Timothy Crouse has been a contributing editor of Rolling Stone and The Village Voice, and the Washington columnist for Esquire, writing numerous articles for these and other publications, including The New Yorker. His book, The Boys on the Bus, will be reissued in 2003 by Random House. He translated, with Luc Br'bion, Roger Martin du Gard's Lieutenant-Colonel de Maumort (Knopf, 2000). The new version of Anything Goes that he co-authored with John Weidman was recently staged at the Royal National Theatre in London. He is writing a book of short stories.
Karl Iagnemma is a research scientist in the mechanical engineering department at M.I.T. His short stories have received the Playboy College Fiction award and The Paris Review Discovery Prize, and have been included in the Best American Short Stories and Pushcart Prize anthologies. 'The Phrenologist's Dream' and 'Zilkowski's Theorem' are part of his first collection of stories, On the Nature of Human Romantic Interaction, which will be published in May 2003 by Dial Press. He lives in Cambridge, Massachusetts.
Mario Vargas Llosa is one of Latin America's most highly regarded novelists, essayists, and public intellectuals, and is the recipient of dozens of literary prizes in the Spanish-speaking world. In 1990 he ran for president of Peru, losing to Alberto Fujimori. His novels include The Time of the Hero (1962; trans. 1966), Conversation in the Cathedral (1969; trans. 1975), Aunt Julia and the Scriptwriter (1977; trans. 1982), and The Notebooks of Don Rigoberto (1997, trans. 1998). This June The Language of Passion, which collects his columns written for Spain's newspaper El Pais, will be published by Farrar, Straus and Giroux. He currently resides in London.
Leonard Michaels is the author of three short story collections: Going Places, which was nominated for a National Book Award; I Would Have Saved Them If I Could, named one of the six outstanding works of fiction of the year by the New York Times; and, most recently, A Girl with a Monkey. His bestselling novel, The Men's Club, was nominated for a National Book Critics Circle Award and made into a movie. He was a professor of English at the University of California, Berkeley for two decades, and now lives with his wife in Italy.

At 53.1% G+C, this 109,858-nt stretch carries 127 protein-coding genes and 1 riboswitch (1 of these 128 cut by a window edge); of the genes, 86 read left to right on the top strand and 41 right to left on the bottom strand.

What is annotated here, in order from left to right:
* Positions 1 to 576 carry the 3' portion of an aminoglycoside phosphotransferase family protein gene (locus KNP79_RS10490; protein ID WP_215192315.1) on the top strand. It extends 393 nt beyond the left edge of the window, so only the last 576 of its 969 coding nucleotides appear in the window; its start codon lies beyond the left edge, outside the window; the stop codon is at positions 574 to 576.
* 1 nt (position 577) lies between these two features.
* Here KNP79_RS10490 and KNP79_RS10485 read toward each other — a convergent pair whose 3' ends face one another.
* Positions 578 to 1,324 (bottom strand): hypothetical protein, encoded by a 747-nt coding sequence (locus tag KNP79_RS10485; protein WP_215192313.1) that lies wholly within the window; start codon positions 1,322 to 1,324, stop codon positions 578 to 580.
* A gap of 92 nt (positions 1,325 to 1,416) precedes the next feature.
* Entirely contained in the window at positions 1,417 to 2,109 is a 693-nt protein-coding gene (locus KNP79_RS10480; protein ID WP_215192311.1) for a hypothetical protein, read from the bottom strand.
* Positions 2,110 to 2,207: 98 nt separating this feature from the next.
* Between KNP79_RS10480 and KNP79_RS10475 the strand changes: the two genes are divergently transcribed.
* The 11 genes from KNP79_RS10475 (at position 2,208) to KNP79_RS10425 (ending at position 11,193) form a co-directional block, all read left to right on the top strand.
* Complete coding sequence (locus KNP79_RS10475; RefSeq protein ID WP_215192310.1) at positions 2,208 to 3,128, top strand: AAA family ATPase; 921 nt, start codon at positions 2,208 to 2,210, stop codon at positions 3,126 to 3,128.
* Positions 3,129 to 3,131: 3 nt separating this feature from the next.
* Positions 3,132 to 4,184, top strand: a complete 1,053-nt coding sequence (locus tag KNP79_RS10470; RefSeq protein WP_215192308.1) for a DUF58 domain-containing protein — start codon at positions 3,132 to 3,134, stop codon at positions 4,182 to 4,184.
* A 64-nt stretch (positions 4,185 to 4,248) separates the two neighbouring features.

Julie Orringer's debut short story collection, How to Breathe Underwater, will be published in the fall by Knopf. Her stories have been anthologized in The Pushcart Prize XXV and XXVII, Best New American Voices 2001, and New Stories from the South: The Year's Best, 2002. She is the Marsh McCall Lecturer at Stanford University, and lives in San Francisco with her husband, the writer Ryan Harty.
Liu Yi-chang was born in Shanghai in 1918 and has devoted most of his career to serving the cause of Hong Kong literature. Initially a journalist in China's wartime capital of Chongqing, he moved to Hong Kong in 1948 and founded the influential Hong Kong Literature Monthly. He is still active as its editor and as a translator of Western fiction into Chinese. The Cockroach and Other Stories is Liu's only work available in English.
David Byrne, known primarily as the musician who cofounded the group Talking Heads (1976–88), has been involved in an array of music, theater, film, photography, and design projects since his college days at the Rhode Island School of Design. He has published four books of his writing and art: Strange Ritual (Chronicle Books, 1995), Your Action World (Edimar, Italy, 1998, and Chronicle, 1999), The New Sins (McSweeney’s Books and Faber & Faber, 2001), and E.E.E.I. (Steidl/Pace/MacGill, 2003). His most recent recording is Grown Backwards (Nonesuch, 2004).